The TLC thinks a centralized dispatch system is the answer rather than the obvious—the obvious is making hundreds if not thousands of cabs accessible. According to the TLC “We believe such a dispatch system is an achievable goal that would materially improve transportation options for wheelchair users in lieu of a fully wheelchair-accessible taxicab fleet”. If you believe this dispatch system is fair or will work I have a bridge for sale in Brooklyn. If I have learned anything in the last 30 years it is that separate is inherently unequal, a belief that is the bedrock of our educational system. Any sort of paratransit or transit alternative simply does not work. Such systems are designed to fail by providing inferior service. I speak from experience forevery such system I have tried to use has been an abysmal failure. A quick glance at accessible mass transportation reveals that the more dissent and protests that took place led directly to improved access for all. I feel old writing this but back in the late 1970s and early 1980s when opposition to making NYC buses was common I was what people called a “bus buddy”. I was taught and subsequently taught other people with a disability how to get on and off the bus. Those early days were hard—I was routinely harassed by my fellow passengers and MTA bus drivers. I vividly recall one bus flying by me in Harlem with people all chanting “go, go, go”. Where were they going? By me, the scourge of the earth, for that is exactly how I was treated. Fast forward to today. The MTA buses provide good service for all, meaning those that can walk and those that cannot. Of course we are talking about buses that are slow, over crowded but the point here is that I am usually treated equally. This ense of equality should extend to taxi service in NYC. Other cities in the USA and abroad have achieved this. Here cities like London and San Francisco come to mind. Granted NYC is a hard place to navigate and survive, but we need not make things harder than they need be. And getting a cab in NYV is hard and aggravating. It is an invitation for social and practical abuse. In opposing to making a sizable portion of the NYC taxi fleet accessible a clear message is being sent—people with disabilities are second-class citizens we do not want in our cars. I for one find this appalling and most likely illegal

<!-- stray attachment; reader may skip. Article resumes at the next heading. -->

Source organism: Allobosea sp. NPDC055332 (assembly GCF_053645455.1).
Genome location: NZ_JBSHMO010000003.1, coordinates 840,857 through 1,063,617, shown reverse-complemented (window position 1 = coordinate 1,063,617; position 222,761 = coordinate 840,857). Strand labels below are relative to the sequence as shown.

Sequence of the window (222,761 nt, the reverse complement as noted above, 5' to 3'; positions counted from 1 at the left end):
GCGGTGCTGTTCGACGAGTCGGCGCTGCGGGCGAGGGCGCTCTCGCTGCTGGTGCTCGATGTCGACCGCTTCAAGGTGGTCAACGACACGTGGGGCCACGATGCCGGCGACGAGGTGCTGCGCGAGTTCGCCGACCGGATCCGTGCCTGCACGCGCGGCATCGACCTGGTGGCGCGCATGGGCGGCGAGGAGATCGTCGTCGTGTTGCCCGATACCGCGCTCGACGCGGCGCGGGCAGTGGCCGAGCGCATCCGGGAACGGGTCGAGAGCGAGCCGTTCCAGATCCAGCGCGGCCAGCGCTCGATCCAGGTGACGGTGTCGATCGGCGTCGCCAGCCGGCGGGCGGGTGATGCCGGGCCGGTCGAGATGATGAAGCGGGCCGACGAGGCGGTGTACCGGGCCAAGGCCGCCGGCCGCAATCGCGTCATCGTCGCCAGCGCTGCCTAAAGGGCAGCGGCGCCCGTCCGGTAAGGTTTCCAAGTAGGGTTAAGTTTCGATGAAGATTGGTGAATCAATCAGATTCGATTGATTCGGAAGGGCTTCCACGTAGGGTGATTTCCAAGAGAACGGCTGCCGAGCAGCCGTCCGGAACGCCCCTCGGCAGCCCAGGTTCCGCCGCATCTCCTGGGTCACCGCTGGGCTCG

Unknown said...

Nowhere in the U.S. Constitution have I been able to find it written that U.S. citizen can be denied equal transportation due to physical or mental disability.
I wonder if you have entertained the idea of pursuing this issue as Larry Flynt did for his right to freedom of expression.
All it would take is a 15 minute course for all cab drivers to learn how to put a wheelchair in the trunk...if that long!

Unknown said...

A young physically disabled married woman with 2 school age children approached me 25 years ago since the public library forced her enter the library with her children through the back entrance. Stairs were the only method of entry in the front. To gain access for just one book for her children's school project, this woman had to drive through a narrow passageway to the back of the library, ring a bell and wait in all types of weather for up to a half hour to enter said library. I asked one of the library staff who I personally knew why. The reply I received was to the effect, "She can wait in the snow and ice. Someone will answer the bell and let her in when they get around to it,".
My mobility was better then.
I sort of used unconventional methods of conveying the necessity of a ramp in FRONT of this library. Letters were not working. I was not the only person using unconventional, yet legal, methods to fight for the ramp. Within five years, construction of the FRONT ramp began.
Of course by now said ramp has been beautified, steps rarely in use by all patrons of said library.
How many more crappy buses, makeshift ramps,insults, and unconventional devious methods must the physically and mentally challenged endure?
I am getting older now.
I am tired of whipping out the U.S. Constitution and saying, "Read this. Nowhere in the U.S. Constitution does it state that a physically and/or mentally challenged person does not have equal rights".

Unknown said...